Colts lose future fan loyalty along with Jets game

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I always like to look for a silver lining. So here goes. Colts quarterback Peyton Manning won his fourth NFL MVP award on the same night his team tossed away its chance at history. Because, well, did you see what the Colts looked like without him?

But let’s forget about the historical ramifications for just a second. And let’s consider the material ramifications of Sunday’s loss.
I could bring up the millions of dollars in 19-0 merchandise the team could have sold next year, the book deals and broadcast deals and other commercial opportunities—for players and the franchise—that whizzed by with this historical opportunity. But let’s talk about something a little less tangible, but no less important.

Fan loyalty.

After all, it’s all about the fans, right?

Where was that sentiment when Coach Jim Caldwell decided to bench Manning and other starters five-and-a-half quarters away from a perfect regular season.

Anyone in Lucas Oil Stadium last night can tell you the animosity from this city’s fans toward the Colts was palpable. If you don’t believe me, look at the comments on the Colts’ own Web site. One fan was so angry, he called for a boycott of the concession stands for the remainder of the game.
And the anger went far beyond fans at the game. Downtown bars far and wide emptied before the final whistle blew, as disgusted fans left, throwing up their arms and shaking their heads.

Once loyal Colts fans were booing Sunday like the Grinch down on Whoville on Christmas Eve. You have to wonder if the Colts didn’t do more than a little damage to their beloved horseshoe brand.

I posted my first blog entry about the game at 10:10 p.m. Sunday. And less than 10 minutes later, I had this response from a fan:

“I just spent $550 taking my family to a Colts game, 2 for the first time ever. What a rip-off. They’ll never sell me another ticket.”

Caldwell too got lampooned.
“Caldwell gets the accolades all season. Fittingly, he alone deserves the blame,” wrote a commenter to my earlier post. “… Since Caldwell threw Painter under the bus, perhaps he (Caldwell) deserves the next bus ride out of town. Good riddance!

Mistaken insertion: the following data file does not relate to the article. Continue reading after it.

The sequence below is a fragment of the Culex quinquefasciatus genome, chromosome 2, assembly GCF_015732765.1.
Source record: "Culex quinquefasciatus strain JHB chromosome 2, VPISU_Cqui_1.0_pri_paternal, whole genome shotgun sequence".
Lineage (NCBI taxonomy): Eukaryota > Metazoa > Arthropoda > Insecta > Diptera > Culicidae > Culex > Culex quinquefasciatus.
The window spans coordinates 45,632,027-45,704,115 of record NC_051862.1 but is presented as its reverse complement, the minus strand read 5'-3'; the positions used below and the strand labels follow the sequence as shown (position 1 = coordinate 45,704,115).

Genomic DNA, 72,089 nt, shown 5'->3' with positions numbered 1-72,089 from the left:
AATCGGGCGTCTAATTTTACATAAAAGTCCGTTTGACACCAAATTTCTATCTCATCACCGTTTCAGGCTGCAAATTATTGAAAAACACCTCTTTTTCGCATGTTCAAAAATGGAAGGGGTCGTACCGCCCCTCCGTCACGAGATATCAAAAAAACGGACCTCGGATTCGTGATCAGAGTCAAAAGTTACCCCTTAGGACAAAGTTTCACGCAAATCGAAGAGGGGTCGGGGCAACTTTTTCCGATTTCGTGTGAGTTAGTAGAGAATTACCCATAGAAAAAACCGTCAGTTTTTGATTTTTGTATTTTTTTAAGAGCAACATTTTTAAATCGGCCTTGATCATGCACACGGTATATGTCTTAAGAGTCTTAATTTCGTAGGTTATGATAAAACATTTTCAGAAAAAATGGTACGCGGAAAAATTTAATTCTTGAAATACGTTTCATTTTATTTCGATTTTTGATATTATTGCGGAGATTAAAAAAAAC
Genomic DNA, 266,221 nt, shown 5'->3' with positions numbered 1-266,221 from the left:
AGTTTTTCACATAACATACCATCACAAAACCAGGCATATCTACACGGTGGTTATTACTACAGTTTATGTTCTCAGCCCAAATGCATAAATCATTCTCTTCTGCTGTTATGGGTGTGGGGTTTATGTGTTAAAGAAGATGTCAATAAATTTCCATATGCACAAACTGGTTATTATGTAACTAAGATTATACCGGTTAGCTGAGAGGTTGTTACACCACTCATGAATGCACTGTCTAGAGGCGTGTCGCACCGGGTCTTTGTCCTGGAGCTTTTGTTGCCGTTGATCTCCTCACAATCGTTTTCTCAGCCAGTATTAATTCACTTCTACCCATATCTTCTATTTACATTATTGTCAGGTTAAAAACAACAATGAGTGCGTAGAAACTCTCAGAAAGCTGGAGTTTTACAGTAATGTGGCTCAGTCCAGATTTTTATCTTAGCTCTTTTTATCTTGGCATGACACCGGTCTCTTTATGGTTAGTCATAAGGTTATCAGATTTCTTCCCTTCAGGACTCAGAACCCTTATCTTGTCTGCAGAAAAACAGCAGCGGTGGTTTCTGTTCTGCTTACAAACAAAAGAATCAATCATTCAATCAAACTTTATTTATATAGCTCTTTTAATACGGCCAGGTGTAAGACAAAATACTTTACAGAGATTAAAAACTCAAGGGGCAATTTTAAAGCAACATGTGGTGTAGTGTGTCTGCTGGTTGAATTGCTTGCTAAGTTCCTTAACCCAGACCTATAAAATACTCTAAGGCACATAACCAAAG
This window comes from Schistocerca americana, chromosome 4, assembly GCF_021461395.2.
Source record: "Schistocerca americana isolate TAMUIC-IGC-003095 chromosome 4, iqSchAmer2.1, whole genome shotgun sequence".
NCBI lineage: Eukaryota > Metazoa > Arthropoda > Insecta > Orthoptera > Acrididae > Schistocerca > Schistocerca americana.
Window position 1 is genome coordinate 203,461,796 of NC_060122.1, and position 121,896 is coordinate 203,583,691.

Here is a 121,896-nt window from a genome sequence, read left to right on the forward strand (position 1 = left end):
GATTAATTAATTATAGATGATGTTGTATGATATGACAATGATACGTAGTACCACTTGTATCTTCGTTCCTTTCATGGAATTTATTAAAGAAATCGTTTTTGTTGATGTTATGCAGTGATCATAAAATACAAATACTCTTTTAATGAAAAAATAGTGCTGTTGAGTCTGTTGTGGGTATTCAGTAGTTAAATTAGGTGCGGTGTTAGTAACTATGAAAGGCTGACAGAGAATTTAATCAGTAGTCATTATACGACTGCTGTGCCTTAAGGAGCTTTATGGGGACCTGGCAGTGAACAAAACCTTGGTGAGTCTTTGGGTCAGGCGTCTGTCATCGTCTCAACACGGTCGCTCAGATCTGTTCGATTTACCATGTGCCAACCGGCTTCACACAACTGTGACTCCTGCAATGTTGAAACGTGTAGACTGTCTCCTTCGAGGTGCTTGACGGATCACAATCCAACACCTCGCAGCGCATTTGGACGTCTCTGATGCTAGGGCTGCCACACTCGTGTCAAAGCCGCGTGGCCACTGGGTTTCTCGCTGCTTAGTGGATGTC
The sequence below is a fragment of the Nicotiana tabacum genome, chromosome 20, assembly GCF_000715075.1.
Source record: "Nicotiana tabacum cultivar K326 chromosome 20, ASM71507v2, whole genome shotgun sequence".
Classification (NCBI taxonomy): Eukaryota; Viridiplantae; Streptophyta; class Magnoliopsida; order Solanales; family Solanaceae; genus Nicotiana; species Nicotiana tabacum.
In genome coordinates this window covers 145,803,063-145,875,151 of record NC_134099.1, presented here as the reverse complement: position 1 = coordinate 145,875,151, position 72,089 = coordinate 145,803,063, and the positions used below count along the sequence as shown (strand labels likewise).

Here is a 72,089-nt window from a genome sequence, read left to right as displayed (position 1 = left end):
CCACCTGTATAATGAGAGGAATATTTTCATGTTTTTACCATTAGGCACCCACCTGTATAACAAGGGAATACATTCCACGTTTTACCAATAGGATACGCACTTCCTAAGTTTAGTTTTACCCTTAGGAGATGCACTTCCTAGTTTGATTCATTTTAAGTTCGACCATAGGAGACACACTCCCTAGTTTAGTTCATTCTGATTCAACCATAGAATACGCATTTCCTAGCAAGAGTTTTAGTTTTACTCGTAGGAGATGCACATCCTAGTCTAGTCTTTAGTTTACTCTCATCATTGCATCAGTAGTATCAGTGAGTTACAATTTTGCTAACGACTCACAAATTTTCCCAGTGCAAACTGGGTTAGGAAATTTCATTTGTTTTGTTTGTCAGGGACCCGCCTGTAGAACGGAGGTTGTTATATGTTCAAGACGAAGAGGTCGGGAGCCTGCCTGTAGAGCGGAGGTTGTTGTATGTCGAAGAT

That might be a little harsh, but it’s a true reflection of how Colts fans are feeling betrayed today. Yesterday’s game was a hoax wrapped in a farce, and no matter how you polish it, that’s the way most Colts and NFL fans see it.

So how do Colts marketers fix that? Oh sure, if they win the Super Bowl, the waiting list for tickets next year will be long. But this loss against the Jets won’t be forgotten. And sooner or later, Manning, Dallas Clark, Reggie Wayne and the rest of the players that make this team great will retire. And maybe someone like Curtis Painter will be in the game for real.

It’s during the lean times, that teams count on fan loyalty to fill seats. But where were Colts officials when the fans needed them? When they were force fed pre-season tickets so they could watch regular season games that meant something? Where were they when some fans shelled out a week’s pay to take the family to a game?
The Colts brass can warm themselves during those lean times with their philosophical approach.

Meanwhile, the fans will be at home resting with their disposable income for when the time is right.

To see how the national media and local fans are reacting to the Colts perceived lack of courage in not going for the perfect season, click here.

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